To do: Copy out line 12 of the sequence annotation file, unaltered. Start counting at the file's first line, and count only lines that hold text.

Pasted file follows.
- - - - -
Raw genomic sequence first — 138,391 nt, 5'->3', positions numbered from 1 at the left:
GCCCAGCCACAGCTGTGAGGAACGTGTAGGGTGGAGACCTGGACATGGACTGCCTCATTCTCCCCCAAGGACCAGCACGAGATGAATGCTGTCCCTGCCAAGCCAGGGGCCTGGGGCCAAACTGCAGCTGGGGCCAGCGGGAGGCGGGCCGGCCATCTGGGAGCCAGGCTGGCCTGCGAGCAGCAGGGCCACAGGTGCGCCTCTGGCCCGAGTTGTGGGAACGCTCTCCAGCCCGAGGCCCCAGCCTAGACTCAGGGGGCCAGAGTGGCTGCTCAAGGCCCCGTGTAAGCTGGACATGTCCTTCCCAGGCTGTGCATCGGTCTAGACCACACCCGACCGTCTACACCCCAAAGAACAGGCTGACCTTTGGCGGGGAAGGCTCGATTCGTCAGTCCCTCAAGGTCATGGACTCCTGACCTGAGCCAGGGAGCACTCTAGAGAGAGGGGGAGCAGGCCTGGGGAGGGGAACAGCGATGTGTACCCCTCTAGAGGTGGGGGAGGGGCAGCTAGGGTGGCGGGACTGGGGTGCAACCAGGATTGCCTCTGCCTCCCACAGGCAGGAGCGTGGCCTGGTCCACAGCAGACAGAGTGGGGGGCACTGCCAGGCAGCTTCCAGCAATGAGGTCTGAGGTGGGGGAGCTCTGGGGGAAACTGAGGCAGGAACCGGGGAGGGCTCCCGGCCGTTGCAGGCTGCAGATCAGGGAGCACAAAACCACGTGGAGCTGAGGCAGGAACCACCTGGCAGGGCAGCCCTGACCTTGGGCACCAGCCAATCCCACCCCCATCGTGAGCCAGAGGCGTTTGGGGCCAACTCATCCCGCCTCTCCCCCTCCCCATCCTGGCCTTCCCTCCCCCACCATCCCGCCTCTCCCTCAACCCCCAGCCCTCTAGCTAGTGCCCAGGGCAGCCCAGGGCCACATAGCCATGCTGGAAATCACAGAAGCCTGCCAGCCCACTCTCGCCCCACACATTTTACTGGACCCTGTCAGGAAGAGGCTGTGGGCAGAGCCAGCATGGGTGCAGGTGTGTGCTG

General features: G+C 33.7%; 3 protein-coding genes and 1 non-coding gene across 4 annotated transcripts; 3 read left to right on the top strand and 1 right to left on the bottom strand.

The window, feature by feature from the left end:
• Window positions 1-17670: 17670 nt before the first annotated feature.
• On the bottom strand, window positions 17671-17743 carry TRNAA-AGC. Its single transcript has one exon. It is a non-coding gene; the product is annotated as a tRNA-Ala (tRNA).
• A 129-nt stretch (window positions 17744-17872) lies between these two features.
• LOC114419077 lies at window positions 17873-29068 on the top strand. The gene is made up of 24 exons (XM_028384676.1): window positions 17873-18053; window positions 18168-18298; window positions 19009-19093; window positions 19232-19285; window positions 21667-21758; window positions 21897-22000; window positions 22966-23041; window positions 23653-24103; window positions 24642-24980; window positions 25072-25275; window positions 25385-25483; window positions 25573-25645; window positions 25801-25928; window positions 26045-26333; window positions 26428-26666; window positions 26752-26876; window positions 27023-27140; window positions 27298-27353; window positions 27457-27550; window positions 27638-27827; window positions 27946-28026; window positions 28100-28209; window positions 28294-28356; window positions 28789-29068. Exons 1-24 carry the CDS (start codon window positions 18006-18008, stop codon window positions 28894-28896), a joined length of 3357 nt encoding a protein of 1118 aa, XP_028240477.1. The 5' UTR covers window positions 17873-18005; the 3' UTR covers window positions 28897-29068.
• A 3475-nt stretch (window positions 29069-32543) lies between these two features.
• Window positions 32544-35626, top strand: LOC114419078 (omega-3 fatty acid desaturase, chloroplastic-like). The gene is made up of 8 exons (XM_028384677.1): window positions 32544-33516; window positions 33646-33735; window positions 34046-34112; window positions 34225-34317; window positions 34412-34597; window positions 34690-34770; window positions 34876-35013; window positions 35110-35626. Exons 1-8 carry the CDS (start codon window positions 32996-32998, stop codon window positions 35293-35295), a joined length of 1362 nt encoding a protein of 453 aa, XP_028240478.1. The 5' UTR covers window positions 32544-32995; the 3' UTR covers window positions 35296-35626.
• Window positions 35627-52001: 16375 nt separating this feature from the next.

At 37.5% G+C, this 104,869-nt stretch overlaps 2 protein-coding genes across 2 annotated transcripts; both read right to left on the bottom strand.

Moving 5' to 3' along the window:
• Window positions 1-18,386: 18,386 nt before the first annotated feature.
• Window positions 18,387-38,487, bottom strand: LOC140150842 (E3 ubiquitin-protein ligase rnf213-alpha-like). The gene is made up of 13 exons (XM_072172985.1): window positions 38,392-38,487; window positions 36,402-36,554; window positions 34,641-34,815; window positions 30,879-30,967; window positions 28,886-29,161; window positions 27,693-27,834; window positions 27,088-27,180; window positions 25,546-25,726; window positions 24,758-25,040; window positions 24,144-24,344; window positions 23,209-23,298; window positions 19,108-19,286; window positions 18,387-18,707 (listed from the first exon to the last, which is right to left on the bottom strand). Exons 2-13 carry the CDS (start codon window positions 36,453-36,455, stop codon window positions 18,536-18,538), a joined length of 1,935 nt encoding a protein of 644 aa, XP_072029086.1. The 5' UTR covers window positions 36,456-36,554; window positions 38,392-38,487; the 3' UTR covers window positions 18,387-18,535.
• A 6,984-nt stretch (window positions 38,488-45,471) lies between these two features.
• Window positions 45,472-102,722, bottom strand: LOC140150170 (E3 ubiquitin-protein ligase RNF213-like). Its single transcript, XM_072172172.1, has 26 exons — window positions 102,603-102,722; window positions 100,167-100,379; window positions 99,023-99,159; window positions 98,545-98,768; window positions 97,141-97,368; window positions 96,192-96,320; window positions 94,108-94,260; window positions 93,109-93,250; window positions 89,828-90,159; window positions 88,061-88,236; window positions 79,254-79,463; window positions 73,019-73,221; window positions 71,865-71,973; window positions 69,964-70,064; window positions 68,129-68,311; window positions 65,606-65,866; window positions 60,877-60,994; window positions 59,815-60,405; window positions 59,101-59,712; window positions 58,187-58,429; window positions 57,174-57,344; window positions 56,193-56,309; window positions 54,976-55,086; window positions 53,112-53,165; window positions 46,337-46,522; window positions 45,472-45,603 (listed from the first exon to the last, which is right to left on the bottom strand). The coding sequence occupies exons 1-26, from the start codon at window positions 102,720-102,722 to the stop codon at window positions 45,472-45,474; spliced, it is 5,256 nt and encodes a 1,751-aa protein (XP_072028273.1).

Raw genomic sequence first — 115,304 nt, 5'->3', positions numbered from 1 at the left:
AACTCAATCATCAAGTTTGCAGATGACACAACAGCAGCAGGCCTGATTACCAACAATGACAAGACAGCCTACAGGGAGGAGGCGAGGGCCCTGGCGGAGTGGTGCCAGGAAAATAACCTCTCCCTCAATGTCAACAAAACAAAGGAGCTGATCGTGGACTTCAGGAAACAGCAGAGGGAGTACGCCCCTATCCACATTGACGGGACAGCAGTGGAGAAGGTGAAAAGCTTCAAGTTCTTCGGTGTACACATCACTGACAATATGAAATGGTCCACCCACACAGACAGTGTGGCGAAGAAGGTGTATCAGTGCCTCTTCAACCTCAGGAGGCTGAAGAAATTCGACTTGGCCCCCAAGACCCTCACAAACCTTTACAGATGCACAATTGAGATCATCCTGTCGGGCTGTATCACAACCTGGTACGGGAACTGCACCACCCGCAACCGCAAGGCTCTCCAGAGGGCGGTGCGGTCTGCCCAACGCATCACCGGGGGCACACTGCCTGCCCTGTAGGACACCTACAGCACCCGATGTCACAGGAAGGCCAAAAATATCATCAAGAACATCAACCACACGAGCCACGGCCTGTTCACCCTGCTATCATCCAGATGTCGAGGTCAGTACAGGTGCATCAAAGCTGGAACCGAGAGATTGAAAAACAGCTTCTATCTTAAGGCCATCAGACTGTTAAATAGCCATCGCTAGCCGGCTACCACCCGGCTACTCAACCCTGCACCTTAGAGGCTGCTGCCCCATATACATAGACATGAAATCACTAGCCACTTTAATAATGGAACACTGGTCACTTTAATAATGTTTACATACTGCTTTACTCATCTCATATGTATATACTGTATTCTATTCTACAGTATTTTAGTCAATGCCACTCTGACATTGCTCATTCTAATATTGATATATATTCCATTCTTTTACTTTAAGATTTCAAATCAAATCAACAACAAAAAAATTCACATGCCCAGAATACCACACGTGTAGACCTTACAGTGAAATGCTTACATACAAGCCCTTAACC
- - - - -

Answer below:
At 37.5% G+C, this 104,869-nt stretch overlaps 2 protein-coding genes across 2 annotated transcripts; both read right to left on the bottom strand.